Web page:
Not many field trials to visit this season, not with the COVID situation. However the plots are out there and the protocols accessible.
We saw the introduction of BASF’s new Triazole and the disappointment of not seeing Corvteva Inatreq. However there are other very promising new actives being trialled with the hope that “one day” they will attain government approval.
Trials don’t always show products off to their best since they are designed with many other objectives in mind. However the level of control from existing and new actives is not as impressive as some would like us to believe.
It’s easy to think there was little Septoria this year (dry spring + “Bravo”) that means all these plots should be disease free. That also means it is easy to think it will be easy to control Septoria next year?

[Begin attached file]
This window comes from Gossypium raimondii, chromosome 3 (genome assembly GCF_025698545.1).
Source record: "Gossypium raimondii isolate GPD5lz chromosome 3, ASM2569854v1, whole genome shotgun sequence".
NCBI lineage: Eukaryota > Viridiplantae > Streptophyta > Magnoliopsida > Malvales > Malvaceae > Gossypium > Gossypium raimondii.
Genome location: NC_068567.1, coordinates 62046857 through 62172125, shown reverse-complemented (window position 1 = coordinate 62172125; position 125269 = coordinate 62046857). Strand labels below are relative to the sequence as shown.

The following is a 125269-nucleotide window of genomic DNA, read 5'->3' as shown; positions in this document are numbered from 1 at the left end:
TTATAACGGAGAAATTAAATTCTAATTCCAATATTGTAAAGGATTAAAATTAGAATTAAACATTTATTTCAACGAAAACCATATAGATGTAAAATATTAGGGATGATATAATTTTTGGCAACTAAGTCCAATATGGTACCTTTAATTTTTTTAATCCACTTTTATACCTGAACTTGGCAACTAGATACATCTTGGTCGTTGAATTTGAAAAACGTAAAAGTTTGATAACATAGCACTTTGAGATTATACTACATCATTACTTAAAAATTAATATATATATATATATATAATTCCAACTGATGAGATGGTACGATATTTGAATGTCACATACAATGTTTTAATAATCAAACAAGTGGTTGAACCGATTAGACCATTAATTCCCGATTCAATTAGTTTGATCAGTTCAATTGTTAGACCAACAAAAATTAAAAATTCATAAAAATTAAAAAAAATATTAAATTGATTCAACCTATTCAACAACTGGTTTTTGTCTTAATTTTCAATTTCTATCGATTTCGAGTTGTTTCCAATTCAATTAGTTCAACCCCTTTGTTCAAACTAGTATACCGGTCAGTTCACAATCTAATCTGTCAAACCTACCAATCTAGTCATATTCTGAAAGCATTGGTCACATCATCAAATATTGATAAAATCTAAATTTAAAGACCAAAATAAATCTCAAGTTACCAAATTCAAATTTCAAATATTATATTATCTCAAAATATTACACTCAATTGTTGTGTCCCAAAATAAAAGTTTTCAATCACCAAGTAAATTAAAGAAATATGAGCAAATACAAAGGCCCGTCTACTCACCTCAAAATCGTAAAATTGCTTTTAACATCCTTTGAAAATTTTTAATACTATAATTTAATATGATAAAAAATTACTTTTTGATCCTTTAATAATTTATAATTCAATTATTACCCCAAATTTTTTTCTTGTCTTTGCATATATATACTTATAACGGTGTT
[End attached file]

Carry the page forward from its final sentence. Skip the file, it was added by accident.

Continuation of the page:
I would caution you to think again. No “Bravo” and a continued decline in the curative performance of products are two reasons why. Much has been forgotten about what “curative” actually means and where the “statement” originated from. “Bayleton” was brilliant. We thought “Folicur“ was the bees knees and then “Opus” rewrote disease control in cereals.
We can no longer rely on any of these and there is no more “Bravo.” Beware the varieties you plant this autumn, disease control next spring will not be as easy as this.